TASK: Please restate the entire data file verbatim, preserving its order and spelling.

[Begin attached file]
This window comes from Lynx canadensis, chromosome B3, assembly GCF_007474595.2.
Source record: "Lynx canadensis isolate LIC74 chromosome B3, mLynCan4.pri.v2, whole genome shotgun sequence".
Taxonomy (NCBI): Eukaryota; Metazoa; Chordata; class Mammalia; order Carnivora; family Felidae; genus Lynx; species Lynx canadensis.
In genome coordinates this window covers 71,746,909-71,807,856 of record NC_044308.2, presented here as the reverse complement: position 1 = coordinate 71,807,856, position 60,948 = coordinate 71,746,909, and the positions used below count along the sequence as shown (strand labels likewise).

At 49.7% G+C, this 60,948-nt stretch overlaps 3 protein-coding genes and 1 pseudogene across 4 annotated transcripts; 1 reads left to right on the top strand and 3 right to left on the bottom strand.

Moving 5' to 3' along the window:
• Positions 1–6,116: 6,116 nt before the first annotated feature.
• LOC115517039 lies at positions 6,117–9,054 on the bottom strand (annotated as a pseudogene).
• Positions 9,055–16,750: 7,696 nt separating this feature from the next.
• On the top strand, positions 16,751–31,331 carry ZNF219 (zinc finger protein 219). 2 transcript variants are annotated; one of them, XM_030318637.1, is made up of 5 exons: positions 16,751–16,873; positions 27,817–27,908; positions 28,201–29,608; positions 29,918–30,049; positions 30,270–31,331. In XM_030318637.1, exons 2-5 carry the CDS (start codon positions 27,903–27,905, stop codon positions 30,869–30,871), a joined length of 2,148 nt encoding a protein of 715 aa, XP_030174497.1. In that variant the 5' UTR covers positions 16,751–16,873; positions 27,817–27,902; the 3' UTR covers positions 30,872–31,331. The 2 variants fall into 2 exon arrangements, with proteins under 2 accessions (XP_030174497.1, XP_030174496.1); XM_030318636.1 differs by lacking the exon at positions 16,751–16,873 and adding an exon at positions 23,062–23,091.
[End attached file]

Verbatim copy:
This window comes from Lynx canadensis, chromosome B3, assembly GCF_007474595.2.
Source record: "Lynx canadensis isolate LIC74 chromosome B3, mLynCan4.pri.v2, whole genome shotgun sequence".
Taxonomy (NCBI): Eukaryota; Metazoa; Chordata; class Mammalia; order Carnivora; family Felidae; genus Lynx; species Lynx canadensis.
In genome coordinates this window covers 71,746,909-71,807,856 of record NC_044308.2, presented here as the reverse complement: position 1 = coordinate 71,807,856, position 60,948 = coordinate 71,746,909, and the positions used below count along the sequence as shown (strand labels likewise).

At 49.7% G+C, this 60,948-nt stretch overlaps 3 protein-coding genes and 1 pseudogene across 4 annotated transcripts; 1 reads left to right on the top strand and 3 right to left on the bottom strand.

Moving 5' to 3' along the window:
• Positions 1–6,116: 6,116 nt before the first annotated feature.
• LOC115517039 lies at positions 6,117–9,054 on the bottom strand (annotated as a pseudogene).
• Positions 9,055–16,750: 7,696 nt separating this feature from the next.
• On the top strand, positions 16,751–31,331 carry ZNF219 (zinc finger protein 219). 2 transcript variants are annotated; one of them, XM_030318637.1, is made up of 5 exons: positions 16,751–16,873; positions 27,817–27,908; positions 28,201–29,608; positions 29,918–30,049; positions 30,270–31,331. In XM_030318637.1, exons 2-5 carry the CDS (start codon positions 27,903–27,905, stop codon positions 30,869–30,871), a joined length of 2,148 nt encoding a protein of 715 aa, XP_030174497.1. In that variant the 5' UTR covers positions 16,751–16,873; positions 27,817–27,902; the 3' UTR covers positions 30,872–31,331. The 2 variants fall into 2 exon arrangements, with proteins under 2 accessions (XP_030174497.1, XP_030174496.1); XM_030318636.1 differs by lacking the exon at positions 16,751–16,873 and adding an exon at positions 23,062–23,091.